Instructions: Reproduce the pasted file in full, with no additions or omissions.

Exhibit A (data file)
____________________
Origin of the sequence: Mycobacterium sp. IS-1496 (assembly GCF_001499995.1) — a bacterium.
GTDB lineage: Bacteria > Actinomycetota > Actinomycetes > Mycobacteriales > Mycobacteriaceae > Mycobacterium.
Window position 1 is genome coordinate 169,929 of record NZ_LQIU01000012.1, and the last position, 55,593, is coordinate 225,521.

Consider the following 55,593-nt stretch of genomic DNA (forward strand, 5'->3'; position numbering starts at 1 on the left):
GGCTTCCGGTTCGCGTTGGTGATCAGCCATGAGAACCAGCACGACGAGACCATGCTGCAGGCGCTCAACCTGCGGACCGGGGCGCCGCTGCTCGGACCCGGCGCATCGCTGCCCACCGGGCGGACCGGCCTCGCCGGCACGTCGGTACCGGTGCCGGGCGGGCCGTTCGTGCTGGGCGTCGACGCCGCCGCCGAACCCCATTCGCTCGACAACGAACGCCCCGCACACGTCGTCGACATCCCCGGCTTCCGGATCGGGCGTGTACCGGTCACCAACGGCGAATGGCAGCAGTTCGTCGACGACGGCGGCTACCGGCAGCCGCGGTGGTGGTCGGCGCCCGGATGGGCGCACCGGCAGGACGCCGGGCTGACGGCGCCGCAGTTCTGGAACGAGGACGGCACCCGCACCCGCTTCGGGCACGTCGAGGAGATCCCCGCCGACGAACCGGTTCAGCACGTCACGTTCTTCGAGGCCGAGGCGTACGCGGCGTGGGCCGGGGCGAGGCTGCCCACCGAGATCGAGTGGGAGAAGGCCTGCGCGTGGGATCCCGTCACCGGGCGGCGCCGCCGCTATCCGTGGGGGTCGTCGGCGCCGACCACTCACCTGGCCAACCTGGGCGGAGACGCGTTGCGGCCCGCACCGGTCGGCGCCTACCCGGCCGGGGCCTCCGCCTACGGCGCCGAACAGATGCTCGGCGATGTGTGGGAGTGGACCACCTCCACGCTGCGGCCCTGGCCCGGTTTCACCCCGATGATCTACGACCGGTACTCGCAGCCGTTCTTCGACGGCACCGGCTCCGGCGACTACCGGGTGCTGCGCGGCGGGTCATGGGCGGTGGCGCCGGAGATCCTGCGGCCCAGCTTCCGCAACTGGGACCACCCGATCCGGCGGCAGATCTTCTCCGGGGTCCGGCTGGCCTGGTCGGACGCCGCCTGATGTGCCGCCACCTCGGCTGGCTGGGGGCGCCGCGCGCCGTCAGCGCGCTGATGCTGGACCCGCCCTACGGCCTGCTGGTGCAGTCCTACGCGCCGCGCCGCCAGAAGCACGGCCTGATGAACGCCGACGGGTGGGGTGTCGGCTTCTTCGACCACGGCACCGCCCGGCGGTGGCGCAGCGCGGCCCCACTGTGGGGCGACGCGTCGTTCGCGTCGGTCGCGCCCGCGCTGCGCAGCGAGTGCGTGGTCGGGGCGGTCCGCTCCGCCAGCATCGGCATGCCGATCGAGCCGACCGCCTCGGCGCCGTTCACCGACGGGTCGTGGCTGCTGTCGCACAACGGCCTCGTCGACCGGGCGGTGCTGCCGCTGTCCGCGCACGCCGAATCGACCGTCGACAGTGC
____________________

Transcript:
Origin of the sequence: Mycobacterium sp. IS-1496 (assembly GCF_001499995.1) — a bacterium.
GTDB lineage: Bacteria > Actinomycetota > Actinomycetes > Mycobacteriales > Mycobacteriaceae > Mycobacterium.
Window position 1 is genome coordinate 169,929 of record NZ_LQIU01000012.1, and the last position, 55,593, is coordinate 225,521.

Consider the following 55,593-nt stretch of genomic DNA (forward strand, 5'->3'; position numbering starts at 1 on the left):
GGCTTCCGGTTCGCGTTGGTGATCAGCCATGAGAACCAGCACGACGAGACCATGCTGCAGGCGCTCAACCTGCGGACCGGGGCGCCGCTGCTCGGACCCGGCGCATCGCTGCCCACCGGGCGGACCGGCCTCGCCGGCACGTCGGTACCGGTGCCGGGCGGGCCGTTCGTGCTGGGCGTCGACGCCGCCGCCGAACCCCATTCGCTCGACAACGAACGCCCCGCACACGTCGTCGACATCCCCGGCTTCCGGATCGGGCGTGTACCGGTCACCAACGGCGAATGGCAGCAGTTCGTCGACGACGGCGGCTACCGGCAGCCGCGGTGGTGGTCGGCGCCCGGATGGGCGCACCGGCAGGACGCCGGGCTGACGGCGCCGCAGTTCTGGAACGAGGACGGCACCCGCACCCGCTTCGGGCACGTCGAGGAGATCCCCGCCGACGAACCGGTTCAGCACGTCACGTTCTTCGAGGCCGAGGCGTACGCGGCGTGGGCCGGGGCGAGGCTGCCCACCGAGATCGAGTGGGAGAAGGCCTGCGCGTGGGATCCCGTCACCGGGCGGCGCCGCCGCTATCCGTGGGGGTCGTCGGCGCCGACCACTCACCTGGCCAACCTGGGCGGAGACGCGTTGCGGCCCGCACCGGTCGGCGCCTACCCGGCCGGGGCCTCCGCCTACGGCGCCGAACAGATGCTCGGCGATGTGTGGGAGTGGACCACCTCCACGCTGCGGCCCTGGCCCGGTTTCACCCCGATGATCTACGACCGGTACTCGCAGCCGTTCTTCGACGGCACCGGCTCCGGCGACTACCGGGTGCTGCGCGGCGGGTCATGGGCGGTGGCGCCGGAGATCCTGCGGCCCAGCTTCCGCAACTGGGACCACCCGATCCGGCGGCAGATCTTCTCCGGGGTCCGGCTGGCCTGGTCGGACGCCGCCTGATGTGCCGCCACCTCGGCTGGCTGGGGGCGCCGCGCGCCGTCAGCGCGCTGATGCTGGACCCGCCCTACGGCCTGCTGGTGCAGTCCTACGCGCCGCGCCGCCAGAAGCACGGCCTGATGAACGCCGACGGGTGGGGTGTCGGCTTCTTCGACCACGGCACCGCCCGGCGGTGGCGCAGCGCGGCCCCACTGTGGGGCGACGCGTCGTTCGCGTCGGTCGCGCCCGCGCTGCGCAGCGAGTGCGTGGTCGGGGCGGTCCGCTCCGCCAGCATCGGCATGCCGATCGAGCCGACCGCCTCGGCGCCGTTCACCGACGGGTCGTGGCTGCTGTCGCACAACGGCCTCGTCGACCGGGCGGTGCTGCCGCTGTCCGCGCACGCCGAATCGACCGTCGACAGTGC